It was apocalyptically surreal. Throughout the day, a haze slowly filled the sky, obscuring the sun and creating the lighting of a B-movie horror film. The smoke was so intense that it crept into the house through whatever cracks it could find. Ash literally fell from the sky, covering everything.
I've spent my entire life in the Pacific Northwest. For as long as I can remember, fire has been a threat.
As a child, I surveyed the damage of past fires that ended frighteningly close to my family's ranch and looked across Hells Canyon as smoke dramatically rose above Oregon mountains blurring the horizon. I've experienced long stretches of smoke in Idaho's Treasure Valley, keeping us indoors. And yes, a few years ago, I've even watched ash fall gently from the sky, covering cars in the streets of Seattle.
But I'd never experienced anything like this.
My wife, dog and I were staying at my mother and stepfather's house in Corvallis, Oregon, as fires burned across the West. We'd retreated from our small Seattle apartment to look after their home and cats as they camped out across the country to visit grandchildren in Boston they hadn't seen since the pandemic reduced responsible air travel.
After spending months within no more than a couple dozen feet of each other at all times, my wife, dog and I were all delighted by the sudden freedom and space of life in the suburbs. Franklin, the dog, was particularly thrilled to run in the backyard. My wife and I were equally ecstatic at being able to work out of separate rooms where we couldn't hear the other talking on the phone.
Throughout this pandemic, my wife and I have reminded each other frequently of just how lucky and privileged we are. We have steady jobs, a home, and access to food delivered to us at the press of a button.
But in the suburbs, sitting on the back porch at night, playing cribbage, and eating dessert, we didn't just feel privileged. For the first time in months, we felt relaxed.
As smoke rolled in alongside news of entire towns burning to the ground, we were still clearly privileged, but no longer relaxed. As conditions worsened, we bunkered down, sequestering ourselves in smaller and smaller portions of the house until our small Seattle apartment started to seem a lot larger than when we had first arrived.
The air quality was so bad outside that it was off the charts. Doctors and scientists were saying we didn't know what the long-term impacts of breathing this stuff would be — but they clearly weren't good. Nobody should be out in this if they could avoid it.
It took a while to track down the independently minded outdoor cats. By the time we had, their fur was covered in ash. We tucked them away in the garage — which they quickly grew accustomed to and seemed to be coping much better than we were almost immediately.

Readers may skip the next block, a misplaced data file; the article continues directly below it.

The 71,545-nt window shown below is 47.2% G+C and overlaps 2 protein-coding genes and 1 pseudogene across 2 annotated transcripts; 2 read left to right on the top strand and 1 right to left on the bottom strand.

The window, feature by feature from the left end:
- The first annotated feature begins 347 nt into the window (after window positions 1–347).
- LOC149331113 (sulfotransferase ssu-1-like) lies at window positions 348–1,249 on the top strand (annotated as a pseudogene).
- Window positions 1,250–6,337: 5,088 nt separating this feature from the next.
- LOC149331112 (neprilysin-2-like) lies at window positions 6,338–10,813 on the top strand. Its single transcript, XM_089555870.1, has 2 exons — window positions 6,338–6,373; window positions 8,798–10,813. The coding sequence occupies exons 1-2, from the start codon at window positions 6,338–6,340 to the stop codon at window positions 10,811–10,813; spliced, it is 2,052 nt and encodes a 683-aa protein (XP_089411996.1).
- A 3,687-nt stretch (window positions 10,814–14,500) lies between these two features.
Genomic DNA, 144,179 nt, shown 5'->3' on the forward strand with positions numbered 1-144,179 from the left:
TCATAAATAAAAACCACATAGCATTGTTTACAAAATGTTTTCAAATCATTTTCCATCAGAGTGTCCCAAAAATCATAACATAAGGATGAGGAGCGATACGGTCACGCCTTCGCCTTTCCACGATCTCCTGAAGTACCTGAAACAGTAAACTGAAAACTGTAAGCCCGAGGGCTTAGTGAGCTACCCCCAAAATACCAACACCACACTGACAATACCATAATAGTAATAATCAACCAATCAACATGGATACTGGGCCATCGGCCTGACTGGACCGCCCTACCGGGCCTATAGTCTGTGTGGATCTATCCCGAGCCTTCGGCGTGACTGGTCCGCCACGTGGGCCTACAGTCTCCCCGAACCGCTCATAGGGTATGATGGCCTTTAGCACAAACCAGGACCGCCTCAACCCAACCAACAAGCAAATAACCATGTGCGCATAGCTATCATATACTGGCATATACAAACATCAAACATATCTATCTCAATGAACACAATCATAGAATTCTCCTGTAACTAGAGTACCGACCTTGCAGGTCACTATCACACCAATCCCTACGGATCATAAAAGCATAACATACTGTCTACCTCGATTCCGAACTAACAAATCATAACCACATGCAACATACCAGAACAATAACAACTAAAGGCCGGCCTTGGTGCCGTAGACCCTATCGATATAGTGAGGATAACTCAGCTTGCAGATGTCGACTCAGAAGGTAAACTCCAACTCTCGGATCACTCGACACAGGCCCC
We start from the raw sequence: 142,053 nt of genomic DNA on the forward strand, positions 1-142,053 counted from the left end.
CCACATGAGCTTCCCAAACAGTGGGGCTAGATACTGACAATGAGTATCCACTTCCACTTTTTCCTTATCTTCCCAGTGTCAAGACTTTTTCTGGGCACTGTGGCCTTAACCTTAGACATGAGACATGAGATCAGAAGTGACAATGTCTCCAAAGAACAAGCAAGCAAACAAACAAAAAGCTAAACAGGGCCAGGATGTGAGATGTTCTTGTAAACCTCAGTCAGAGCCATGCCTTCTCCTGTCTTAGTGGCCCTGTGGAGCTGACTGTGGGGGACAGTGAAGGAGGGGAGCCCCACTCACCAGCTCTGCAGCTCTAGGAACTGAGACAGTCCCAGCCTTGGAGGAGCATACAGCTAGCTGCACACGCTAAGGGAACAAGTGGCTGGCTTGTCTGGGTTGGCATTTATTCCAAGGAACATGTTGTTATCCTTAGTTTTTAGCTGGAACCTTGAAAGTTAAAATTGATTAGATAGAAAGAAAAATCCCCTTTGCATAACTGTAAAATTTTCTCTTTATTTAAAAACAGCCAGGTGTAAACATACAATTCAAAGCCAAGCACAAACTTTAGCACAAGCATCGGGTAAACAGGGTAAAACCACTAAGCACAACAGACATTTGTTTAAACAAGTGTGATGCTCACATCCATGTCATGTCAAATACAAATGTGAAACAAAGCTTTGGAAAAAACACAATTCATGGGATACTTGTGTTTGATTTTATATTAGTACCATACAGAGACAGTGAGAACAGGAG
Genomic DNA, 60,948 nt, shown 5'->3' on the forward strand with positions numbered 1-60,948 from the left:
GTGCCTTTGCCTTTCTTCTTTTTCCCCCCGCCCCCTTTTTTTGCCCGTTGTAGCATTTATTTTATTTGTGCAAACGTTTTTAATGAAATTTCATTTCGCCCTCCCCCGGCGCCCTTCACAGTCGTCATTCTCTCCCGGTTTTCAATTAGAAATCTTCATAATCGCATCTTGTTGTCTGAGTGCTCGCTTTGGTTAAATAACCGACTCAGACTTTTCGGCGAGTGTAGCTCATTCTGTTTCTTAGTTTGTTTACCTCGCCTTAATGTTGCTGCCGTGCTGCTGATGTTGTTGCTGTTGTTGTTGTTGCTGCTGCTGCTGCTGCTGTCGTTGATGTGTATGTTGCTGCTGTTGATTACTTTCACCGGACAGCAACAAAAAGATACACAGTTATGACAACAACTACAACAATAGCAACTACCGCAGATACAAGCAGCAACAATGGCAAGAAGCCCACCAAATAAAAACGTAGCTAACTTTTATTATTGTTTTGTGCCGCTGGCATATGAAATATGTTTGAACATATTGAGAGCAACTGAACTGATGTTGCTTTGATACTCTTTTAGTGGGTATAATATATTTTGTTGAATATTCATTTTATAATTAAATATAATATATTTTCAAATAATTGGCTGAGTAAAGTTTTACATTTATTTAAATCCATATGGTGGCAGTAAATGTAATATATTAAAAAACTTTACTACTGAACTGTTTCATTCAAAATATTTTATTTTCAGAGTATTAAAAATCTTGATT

A few days later, the ash had stopped falling and the air quality had improved from beyond "hazardous" to a merely toxic "very unhealthy." We had long been scheduled to return home and with it looking like things may get worse again, we decided to pack up and make a dash back up to Seattle.
The roads weren't anywhere close to empty, but it was the smoothest trip we'd ever had on that stretch of interstate. Another reminder of being lucky.
Along the way, we passed farms where workers were still out harvesting crops. Later I learned most of those workers were out there without the masks needed to block out the worst of the smoke, that these same workers were already being hit far worse by the pandemic, and that the combination of smoke damaging their lungs along with the potential to catch a lethal respiratory disease heightened the risks they faced.
All so that in the months to come, when we hit that button, food will continue to be delivered to our home in Seattle. Their work is essential — not just for our comfort but our collective survival.
In the early days of American colonies, settlers saw their skies similarly darkened with falling ash. A deeply religious people, who frequently discussed a coming apocalypse even in their better moments, they feared it was a sign that the end times were upon them. Soon enough, though, things for them returned to normal. Still quite difficult, but normal difficult.
Now we live in times where we might really be facing the end — at least of life as we know it. In the years ahead, I fear none of us are going to be lucky or privileged enough to not see our lives altered by this changing climate.
How bad it will be, how close it comes to being an ending, will all depend on how we respond as life returns to normal. As these fires are extinguished and as this pandemic someday is defeated, will we remember seeing this peek into a potentially devastating future?
Is this the end? It's for us to decide. ♦
John T. Reuter, a former Sandpoint City Councilman, studied at the College of Idaho and currently resides in Seattle. He has been active in protecting the environment, expanding LGBT rights and Idaho's Republican Party politics.